The self-titled Rebus disc displays a confident and technically accomplished band tearing through some vintage influenced Italian prog rockers, and it's an undemanding but still tasty album performed with a playful energy. The best was yet to come when the group renamed themselves Il Fauno di Marmo and recently released the album `Canti, Racconti e Battaglie' in 2013, but there's no denying this is an accomplished disc. I think listeners, especially RPI lovers, will be pretty impressed by it's positive vibes, and personally, I'm a sucker for those dirty sounding Delirium and Il Biglietto-type bands, so for me, `The Rebus' is a real winner.

Three and a half stars, rounded up to four.

Review by apps79
SPECIAL COLLABORATOR Honorary Collaborator
3 stars This group and their first album was misconsidered for years as another vintage Italian Prog rarity.The truth is that The Rebus came from Monfalcone and were formed in 2001 as a sextet, led by singer/flutist Luca Sterle.Their first eponymous album came out the following year, self- produced and self-distributed, making it a very hard-to-come-by release.It was propably mistaken with a 73' library album, carrying the same name with this group.

One reason for this total mess up behind two completely unrelated releases was the fact that The Rebus played a strongly 70's-influenced Hard Prog, a bit similar to OSANNA, JUMBO and I CALIFFI.However the clean production does not leave many doubts about the chronological placement of this work, even more strengthened by some very modern sounding synthesizers.Getting deep into the musical point of view, the tracks contain a sharp and often adventurous Hard Rock with definite Italian Prog vibes, based on Sterle's rough vocals, the hard-hitting flute grooves and the angular guitar work.A fair amount of Folk inspiratiions appear here and there, while the keyboard parts are quite interesting with bombastic organ moves and a decent dose of soaring synthesizers.The pieces are not particularly long or even original, but the music is solid with good breaks, tapping rhythmic tunes and rich arrangements.A few of the shorter pieces are quite straightforward flute-based Hard Rock, but the vast majority of the album flows in a cool, progressive enviroment with a dominant guitar-led edge and some trully powerful flute work.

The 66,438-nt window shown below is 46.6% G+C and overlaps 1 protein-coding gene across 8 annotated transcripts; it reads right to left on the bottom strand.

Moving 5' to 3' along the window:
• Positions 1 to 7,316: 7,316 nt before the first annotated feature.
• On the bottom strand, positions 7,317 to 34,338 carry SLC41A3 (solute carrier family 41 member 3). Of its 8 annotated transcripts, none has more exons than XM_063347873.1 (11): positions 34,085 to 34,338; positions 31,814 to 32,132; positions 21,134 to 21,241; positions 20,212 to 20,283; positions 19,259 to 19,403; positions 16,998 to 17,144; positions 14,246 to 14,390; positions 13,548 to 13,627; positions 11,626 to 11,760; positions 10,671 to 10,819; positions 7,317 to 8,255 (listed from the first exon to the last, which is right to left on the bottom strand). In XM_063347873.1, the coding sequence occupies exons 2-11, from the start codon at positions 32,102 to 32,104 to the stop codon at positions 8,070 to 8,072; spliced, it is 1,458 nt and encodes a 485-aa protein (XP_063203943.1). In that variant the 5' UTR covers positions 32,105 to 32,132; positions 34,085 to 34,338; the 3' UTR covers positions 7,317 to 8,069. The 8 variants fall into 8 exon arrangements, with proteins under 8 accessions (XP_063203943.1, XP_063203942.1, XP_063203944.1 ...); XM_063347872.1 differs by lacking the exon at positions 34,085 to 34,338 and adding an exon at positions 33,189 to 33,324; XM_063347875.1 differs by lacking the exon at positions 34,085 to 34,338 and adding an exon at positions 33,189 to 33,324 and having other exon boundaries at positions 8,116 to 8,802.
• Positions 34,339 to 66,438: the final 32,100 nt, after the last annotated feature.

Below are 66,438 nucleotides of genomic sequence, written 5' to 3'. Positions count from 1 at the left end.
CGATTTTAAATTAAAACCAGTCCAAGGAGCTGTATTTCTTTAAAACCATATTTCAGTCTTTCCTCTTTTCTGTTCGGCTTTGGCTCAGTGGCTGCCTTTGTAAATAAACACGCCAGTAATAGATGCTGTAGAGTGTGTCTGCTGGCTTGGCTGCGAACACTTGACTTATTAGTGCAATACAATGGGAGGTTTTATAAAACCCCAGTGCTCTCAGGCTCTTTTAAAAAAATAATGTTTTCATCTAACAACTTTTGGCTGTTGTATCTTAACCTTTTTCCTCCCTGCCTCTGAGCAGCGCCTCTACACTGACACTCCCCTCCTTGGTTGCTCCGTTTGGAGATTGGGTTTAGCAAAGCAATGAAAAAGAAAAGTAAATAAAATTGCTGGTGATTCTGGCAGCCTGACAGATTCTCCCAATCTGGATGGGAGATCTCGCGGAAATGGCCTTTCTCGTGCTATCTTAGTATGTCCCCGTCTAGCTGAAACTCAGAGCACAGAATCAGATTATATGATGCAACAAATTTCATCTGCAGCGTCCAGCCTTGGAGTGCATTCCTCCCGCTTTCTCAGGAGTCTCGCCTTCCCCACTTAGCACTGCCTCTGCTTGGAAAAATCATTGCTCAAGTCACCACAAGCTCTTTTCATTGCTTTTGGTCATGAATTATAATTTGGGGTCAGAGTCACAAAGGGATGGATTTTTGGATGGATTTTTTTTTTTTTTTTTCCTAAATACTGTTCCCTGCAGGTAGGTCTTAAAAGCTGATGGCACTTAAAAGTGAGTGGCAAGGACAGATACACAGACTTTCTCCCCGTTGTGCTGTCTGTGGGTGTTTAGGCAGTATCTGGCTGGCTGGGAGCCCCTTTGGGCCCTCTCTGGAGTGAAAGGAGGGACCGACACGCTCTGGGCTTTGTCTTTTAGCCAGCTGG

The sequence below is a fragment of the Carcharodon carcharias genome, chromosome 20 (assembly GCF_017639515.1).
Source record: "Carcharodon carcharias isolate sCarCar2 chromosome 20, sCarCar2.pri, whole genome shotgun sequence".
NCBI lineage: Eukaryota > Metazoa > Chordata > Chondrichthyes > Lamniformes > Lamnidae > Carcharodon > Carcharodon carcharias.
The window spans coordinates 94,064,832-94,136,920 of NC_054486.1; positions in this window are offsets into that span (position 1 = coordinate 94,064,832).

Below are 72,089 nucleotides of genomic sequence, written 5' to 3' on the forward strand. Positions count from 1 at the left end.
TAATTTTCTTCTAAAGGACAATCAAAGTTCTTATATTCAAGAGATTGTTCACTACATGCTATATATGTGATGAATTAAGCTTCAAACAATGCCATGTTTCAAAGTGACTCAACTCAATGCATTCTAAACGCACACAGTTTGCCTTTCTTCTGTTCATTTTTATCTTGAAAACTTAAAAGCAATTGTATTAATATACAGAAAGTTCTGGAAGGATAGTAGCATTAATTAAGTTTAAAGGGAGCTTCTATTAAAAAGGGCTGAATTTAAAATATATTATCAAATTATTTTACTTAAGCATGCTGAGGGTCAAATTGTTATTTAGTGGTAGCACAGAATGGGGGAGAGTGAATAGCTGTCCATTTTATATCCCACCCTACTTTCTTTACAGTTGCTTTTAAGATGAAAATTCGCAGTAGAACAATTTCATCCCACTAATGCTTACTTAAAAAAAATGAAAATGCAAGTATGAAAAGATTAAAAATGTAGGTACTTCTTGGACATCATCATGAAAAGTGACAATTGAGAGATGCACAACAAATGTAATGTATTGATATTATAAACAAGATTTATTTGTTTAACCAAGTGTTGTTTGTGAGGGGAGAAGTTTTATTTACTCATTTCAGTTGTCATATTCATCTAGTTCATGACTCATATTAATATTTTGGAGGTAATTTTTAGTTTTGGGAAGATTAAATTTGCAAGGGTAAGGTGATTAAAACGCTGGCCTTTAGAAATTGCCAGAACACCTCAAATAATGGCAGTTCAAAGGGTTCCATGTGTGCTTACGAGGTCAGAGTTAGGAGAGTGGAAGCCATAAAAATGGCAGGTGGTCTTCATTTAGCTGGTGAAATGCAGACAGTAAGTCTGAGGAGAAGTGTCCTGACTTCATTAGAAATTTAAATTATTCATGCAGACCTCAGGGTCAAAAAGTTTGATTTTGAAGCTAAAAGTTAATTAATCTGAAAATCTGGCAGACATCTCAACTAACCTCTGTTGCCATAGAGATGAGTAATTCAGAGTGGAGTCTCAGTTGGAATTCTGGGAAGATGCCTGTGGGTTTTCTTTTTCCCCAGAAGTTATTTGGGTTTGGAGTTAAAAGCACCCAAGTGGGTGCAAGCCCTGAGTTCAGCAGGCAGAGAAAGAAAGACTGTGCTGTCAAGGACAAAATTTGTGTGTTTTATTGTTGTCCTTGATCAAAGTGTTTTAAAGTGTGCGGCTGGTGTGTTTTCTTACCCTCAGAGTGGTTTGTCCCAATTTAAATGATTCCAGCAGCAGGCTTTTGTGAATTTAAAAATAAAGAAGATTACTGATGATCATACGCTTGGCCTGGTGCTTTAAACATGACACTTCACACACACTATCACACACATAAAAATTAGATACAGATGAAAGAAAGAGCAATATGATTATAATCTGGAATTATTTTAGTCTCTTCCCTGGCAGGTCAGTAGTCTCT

A second and even rarest album, entitled ''Acroterius'' was released in 2005, before the changes in the line-up led to a change of name as well with the group moving on under the name Il Fauno di Marmo.

So, don't ever get fooled around the fame of this album.It is quite rare, yes, but it has nothing to do with the 70's.It is just a passionate, dynamic and angular retro-influenced Hard Italian Prog work with focus on the guitar and flute passages.Recommended.